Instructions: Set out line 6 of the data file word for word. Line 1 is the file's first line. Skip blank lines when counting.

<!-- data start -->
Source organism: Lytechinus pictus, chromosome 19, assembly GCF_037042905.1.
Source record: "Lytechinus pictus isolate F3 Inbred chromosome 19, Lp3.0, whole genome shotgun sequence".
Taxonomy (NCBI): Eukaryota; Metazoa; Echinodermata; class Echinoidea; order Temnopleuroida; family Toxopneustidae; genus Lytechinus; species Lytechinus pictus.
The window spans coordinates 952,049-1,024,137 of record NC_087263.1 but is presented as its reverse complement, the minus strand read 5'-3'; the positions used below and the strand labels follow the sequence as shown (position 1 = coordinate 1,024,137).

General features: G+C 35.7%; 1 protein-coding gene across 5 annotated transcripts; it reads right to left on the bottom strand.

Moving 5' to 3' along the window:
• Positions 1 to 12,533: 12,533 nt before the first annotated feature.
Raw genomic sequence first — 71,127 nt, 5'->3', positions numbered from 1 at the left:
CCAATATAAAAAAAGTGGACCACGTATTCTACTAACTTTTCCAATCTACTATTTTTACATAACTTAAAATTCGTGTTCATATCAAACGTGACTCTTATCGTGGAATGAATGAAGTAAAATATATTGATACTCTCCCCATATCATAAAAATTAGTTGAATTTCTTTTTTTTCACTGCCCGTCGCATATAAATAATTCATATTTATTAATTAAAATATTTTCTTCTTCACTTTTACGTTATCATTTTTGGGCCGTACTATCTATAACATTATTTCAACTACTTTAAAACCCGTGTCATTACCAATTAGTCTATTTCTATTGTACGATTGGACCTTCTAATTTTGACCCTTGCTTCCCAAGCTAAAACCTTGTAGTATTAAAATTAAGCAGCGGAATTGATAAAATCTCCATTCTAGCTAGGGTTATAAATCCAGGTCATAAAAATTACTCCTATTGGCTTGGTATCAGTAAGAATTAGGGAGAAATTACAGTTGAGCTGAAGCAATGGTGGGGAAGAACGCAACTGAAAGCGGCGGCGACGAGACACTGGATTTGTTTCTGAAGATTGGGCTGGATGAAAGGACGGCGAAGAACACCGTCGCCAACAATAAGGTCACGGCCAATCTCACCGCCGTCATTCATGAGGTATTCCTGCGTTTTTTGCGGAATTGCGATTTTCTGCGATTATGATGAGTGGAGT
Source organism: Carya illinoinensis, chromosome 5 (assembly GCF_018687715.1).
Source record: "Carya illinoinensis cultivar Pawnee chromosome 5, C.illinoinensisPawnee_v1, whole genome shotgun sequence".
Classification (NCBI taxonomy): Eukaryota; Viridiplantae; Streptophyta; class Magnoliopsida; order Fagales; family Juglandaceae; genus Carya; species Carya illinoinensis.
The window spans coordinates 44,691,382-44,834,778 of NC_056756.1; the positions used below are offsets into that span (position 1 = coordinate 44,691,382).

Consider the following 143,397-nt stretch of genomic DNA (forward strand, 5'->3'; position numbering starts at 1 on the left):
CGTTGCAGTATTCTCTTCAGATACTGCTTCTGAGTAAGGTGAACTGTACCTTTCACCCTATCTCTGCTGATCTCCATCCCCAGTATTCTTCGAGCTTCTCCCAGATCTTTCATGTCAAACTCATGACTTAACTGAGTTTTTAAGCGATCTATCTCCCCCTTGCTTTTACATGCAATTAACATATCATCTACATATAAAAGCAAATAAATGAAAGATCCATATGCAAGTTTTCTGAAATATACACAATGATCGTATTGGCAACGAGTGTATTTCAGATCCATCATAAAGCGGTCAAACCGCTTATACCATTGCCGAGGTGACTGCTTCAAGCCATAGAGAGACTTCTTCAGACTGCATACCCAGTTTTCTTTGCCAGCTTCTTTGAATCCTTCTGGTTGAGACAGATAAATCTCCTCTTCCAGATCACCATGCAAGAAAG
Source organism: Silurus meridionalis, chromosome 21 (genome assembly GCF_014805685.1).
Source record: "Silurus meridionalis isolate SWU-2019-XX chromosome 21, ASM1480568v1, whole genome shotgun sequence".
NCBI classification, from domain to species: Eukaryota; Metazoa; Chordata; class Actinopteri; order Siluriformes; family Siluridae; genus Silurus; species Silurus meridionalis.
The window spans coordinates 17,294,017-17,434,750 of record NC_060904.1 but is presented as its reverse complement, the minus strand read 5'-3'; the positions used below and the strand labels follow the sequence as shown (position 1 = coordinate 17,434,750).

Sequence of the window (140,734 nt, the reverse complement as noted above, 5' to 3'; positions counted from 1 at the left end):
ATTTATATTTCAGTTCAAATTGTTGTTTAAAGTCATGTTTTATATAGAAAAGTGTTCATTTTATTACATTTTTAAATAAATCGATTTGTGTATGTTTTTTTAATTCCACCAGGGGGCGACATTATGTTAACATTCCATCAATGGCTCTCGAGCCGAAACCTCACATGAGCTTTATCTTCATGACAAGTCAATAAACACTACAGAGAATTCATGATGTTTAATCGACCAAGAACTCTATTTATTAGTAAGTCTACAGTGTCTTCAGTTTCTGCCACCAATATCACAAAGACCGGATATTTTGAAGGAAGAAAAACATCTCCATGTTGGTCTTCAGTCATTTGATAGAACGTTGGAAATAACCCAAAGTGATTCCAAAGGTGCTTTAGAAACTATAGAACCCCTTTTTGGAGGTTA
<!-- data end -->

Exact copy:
Moving 5' to 3' along the window: